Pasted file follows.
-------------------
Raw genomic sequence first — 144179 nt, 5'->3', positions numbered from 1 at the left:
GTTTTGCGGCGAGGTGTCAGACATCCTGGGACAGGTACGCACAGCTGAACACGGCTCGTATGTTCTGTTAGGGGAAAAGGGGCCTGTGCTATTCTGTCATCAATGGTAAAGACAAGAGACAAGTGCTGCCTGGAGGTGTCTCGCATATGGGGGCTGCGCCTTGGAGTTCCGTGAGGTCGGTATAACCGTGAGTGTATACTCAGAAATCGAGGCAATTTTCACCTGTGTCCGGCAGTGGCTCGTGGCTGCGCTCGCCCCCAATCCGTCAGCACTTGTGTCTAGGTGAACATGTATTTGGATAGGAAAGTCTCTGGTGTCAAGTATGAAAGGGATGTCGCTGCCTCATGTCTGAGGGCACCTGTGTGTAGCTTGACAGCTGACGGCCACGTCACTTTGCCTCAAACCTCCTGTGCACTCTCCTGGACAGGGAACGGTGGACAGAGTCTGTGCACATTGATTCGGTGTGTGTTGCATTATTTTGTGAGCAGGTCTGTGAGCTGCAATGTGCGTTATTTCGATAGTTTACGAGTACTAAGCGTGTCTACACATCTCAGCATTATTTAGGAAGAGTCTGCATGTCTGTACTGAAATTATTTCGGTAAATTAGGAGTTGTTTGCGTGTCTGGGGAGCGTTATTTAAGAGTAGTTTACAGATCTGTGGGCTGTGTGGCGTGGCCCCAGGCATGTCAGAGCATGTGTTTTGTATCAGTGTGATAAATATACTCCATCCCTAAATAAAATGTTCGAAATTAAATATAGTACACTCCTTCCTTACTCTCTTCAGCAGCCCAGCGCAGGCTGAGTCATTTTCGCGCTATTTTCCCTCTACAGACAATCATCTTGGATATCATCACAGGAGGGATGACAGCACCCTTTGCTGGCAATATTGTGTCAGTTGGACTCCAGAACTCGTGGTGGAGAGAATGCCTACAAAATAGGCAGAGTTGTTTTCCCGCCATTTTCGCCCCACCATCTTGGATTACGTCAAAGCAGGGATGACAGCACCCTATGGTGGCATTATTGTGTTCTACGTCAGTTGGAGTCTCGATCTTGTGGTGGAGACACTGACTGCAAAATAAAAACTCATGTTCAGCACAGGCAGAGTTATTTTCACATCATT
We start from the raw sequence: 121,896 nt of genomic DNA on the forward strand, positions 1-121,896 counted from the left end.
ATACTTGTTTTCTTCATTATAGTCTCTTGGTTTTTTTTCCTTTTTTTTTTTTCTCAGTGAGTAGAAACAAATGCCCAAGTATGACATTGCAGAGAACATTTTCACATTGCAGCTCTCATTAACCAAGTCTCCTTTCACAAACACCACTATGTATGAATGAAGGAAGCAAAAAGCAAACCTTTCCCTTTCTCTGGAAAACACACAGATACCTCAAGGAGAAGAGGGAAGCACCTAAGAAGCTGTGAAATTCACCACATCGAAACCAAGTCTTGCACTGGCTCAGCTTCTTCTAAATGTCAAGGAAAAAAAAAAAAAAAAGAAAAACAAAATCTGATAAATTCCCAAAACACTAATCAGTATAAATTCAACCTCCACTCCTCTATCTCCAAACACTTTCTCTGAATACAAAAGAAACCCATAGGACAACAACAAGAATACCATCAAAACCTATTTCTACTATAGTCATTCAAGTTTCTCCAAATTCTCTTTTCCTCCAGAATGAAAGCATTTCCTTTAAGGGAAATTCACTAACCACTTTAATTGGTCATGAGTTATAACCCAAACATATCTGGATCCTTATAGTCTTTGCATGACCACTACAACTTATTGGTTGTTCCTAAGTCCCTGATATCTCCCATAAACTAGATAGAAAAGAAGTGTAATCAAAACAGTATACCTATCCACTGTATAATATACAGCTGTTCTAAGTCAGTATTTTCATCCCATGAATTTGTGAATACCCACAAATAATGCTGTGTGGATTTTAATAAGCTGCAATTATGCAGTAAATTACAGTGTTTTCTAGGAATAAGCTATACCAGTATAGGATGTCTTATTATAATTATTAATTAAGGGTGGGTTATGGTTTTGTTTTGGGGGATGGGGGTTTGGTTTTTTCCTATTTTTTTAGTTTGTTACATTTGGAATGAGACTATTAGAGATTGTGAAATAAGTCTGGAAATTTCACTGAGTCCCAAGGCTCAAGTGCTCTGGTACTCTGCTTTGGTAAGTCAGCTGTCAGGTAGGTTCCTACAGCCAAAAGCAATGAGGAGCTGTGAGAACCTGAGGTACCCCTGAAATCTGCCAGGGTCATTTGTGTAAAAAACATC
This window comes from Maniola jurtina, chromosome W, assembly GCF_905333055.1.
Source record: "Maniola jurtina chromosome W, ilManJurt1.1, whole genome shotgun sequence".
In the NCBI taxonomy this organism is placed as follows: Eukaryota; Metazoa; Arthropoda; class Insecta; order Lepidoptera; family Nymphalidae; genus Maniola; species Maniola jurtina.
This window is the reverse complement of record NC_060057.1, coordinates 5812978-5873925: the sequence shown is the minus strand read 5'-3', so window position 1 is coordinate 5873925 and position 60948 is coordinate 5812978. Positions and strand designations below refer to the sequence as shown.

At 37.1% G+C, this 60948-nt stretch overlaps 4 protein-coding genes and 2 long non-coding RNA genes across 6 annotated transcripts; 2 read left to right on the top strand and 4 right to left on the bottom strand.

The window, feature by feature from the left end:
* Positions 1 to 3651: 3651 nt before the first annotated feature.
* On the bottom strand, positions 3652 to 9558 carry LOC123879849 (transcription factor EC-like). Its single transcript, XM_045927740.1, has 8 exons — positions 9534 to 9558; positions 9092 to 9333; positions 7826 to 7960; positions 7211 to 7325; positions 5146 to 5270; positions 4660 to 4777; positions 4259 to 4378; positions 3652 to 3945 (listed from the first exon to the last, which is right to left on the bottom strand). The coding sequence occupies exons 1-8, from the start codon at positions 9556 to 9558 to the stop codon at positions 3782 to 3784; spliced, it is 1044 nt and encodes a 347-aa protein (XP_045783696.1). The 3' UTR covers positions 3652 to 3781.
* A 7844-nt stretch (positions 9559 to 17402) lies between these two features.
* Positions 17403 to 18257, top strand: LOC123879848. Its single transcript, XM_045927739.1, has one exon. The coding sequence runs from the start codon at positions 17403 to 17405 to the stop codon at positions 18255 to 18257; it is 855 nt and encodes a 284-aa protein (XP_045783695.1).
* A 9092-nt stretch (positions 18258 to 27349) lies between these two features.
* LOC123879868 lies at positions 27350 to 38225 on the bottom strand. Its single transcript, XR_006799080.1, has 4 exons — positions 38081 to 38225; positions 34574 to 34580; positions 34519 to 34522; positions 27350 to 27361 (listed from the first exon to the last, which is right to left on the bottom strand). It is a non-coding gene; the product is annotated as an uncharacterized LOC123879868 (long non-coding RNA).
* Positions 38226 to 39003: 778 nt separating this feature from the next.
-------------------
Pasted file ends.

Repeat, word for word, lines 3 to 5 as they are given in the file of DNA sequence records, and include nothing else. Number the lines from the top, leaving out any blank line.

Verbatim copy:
We start from the raw sequence: 121,896 nt of genomic DNA on the forward strand, positions 1-121,896 counted from the left end.
ATACTTGTTTTCTTCATTATAGTCTCTTGGTTTTTTTTCCTTTTTTTTTTTTCTCAGTGAGTAGAAACAAATGCCCAAGTATGACATTGCAGAGAACATTTTCACATTGCAGCTCTCATTAACCAAGTCTCCTTTCACAAACACCACTATGTATGAATGAAGGAAGCAAAAAGCAAACCTTTCCCTTTCTCTGGAAAACACACAGATACCTCAAGGAGAAGAGGGAAGCACCTAAGAAGCTGTGAAATTCACCACATCGAAACCAAGTCTTGCACTGGCTCAGCTTCTTCTAAATGTCAAGGAAAAAAAAAAAAAAAAGAAAAACAAAATCTGATAAATTCCCAAAACACTAATCAGTATAAATTCAACCTCCACTCCTCTATCTCCAAACACTTTCTCTGAATACAAAAGAAACCCATAGGACAACAACAAGAATACCATCAAAACCTATTTCTACTATAGTCATTCAAGTTTCTCCAAATTCTCTTTTCCTCCAGAATGAAAGCATTTCCTTTAAGGGAAATTCACTAACCACTTTAATTGGTCATGAGTTATAACCCAAACATATCTGGATCCTTATAGTCTTTGCATGACCACTACAACTTATTGGTTGTTCCTAAGTCCCTGATATCTCCCATAAACTAGATAGAAAAGAAGTGTAATCAAAACAGTATACCTATCCACTGTATAATATACAGCTGTTCTAAGTCAGTATTTTCATCCCATGAATTTGTGAATACCCACAAATAATGCTGTGTGGATTTTAATAAGCTGCAATTATGCAGTAAATTACAGTGTTTTCTAGGAATAAGCTATACCAGTATAGGATGTCTTATTATAATTATTAATTAAGGGTGGGTTATGGTTTTGTTTTGGGGGATGGGGGTTTGGTTTTTTCCTATTTTTTTAGTTTGTTACATTTGGAATGAGACTATTAGAGATTGTGAAATAAGTCTGGAAATTTCACTGAGTCCCAAGGCTCAAGTGCTCTGGTACTCTGCTTTGGTAAGTCAGCTGTCAGGTAGGTTCCTACAGCCAAAAGCAATGAGGAGCTGTGAGAACCTGAGGTACCCCTGAAATCTGCCAGGGTCATTTGTGTAAAAAACATC
This window comes from Maniola jurtina, chromosome W, assembly GCF_905333055.1.